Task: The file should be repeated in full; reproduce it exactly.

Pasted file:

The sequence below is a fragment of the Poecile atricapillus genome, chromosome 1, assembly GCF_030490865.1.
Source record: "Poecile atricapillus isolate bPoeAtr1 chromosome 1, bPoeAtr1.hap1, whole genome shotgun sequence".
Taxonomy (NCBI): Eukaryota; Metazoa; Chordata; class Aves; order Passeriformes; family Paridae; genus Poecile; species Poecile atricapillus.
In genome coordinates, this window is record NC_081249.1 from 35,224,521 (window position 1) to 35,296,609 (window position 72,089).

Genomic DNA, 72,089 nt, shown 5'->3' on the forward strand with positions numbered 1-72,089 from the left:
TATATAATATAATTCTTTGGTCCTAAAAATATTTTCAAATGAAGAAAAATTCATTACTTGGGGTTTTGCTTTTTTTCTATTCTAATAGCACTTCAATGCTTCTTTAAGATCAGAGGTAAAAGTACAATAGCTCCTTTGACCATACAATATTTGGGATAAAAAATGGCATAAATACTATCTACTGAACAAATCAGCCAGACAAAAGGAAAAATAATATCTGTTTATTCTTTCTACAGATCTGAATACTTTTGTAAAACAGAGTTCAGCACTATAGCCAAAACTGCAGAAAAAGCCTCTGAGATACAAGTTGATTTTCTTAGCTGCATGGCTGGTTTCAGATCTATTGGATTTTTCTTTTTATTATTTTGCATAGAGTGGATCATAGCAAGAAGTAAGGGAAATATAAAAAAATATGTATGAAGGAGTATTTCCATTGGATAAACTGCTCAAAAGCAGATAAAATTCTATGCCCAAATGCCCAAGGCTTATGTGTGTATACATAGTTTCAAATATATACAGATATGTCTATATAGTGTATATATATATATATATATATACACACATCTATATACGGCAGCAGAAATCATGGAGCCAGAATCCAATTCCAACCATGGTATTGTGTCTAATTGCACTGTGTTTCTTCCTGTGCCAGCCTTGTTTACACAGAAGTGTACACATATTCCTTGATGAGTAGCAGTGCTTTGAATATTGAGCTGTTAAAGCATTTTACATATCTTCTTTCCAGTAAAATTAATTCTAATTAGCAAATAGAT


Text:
The sequence below is a fragment of the Poecile atricapillus genome, chromosome 1, assembly GCF_030490865.1.
Source record: "Poecile atricapillus isolate bPoeAtr1 chromosome 1, bPoeAtr1.hap1, whole genome shotgun sequence".
Taxonomy (NCBI): Eukaryota; Metazoa; Chordata; class Aves; order Passeriformes; family Paridae; genus Poecile; species Poecile atricapillus.
In genome coordinates, this window is record NC_081249.1 from 35,224,521 (window position 1) to 35,296,609 (window position 72,089).

Genomic DNA, 72,089 nt, shown 5'->3' on the forward strand with positions numbered 1-72,089 from the left:
TATATAATATAATTCTTTGGTCCTAAAAATATTTTCAAATGAAGAAAAATTCATTACTTGGGGTTTTGCTTTTTTTCTATTCTAATAGCACTTCAATGCTTCTTTAAGATCAGAGGTAAAAGTACAATAGCTCCTTTGACCATACAATATTTGGGATAAAAAATGGCATAAATACTATCTACTGAACAAATCAGCCAGACAAAAGGAAAAATAATATCTGTTTATTCTTTCTACAGATCTGAATACTTTTGTAAAACAGAGTTCAGCACTATAGCCAAAACTGCAGAAAAAGCCTCTGAGATACAAGTTGATTTTCTTAGCTGCATGGCTGGTTTCAGATCTATTGGATTTTTCTTTTTATTATTTTGCATAGAGTGGATCATAGCAAGAAGTAAGGGAAATATAAAAAAATATGTATGAAGGAGTATTTCCATTGGATAAACTGCTCAAAAGCAGATAAAATTCTATGCCCAAATGCCCAAGGCTTATGTGTGTATACATAGTTTCAAATATATACAGATATGTCTATATAGTGTATATATATATATATATATATACACACATCTATATACGGCAGCAGAAATCATGGAGCCAGAATCCAATTCCAACCATGGTATTGTGTCTAATTGCACTGTGTTTCTTCCTGTGCCAGCCTTGTTTACACAGAAGTGTACACATATTCCTTGATGAGTAGCAGTGCTTTGAATATTGAGCTGTTAAAGCATTTTACATATCTTCTTTCCAGTAAAATTAATTCTAATTAGCAAATAGAT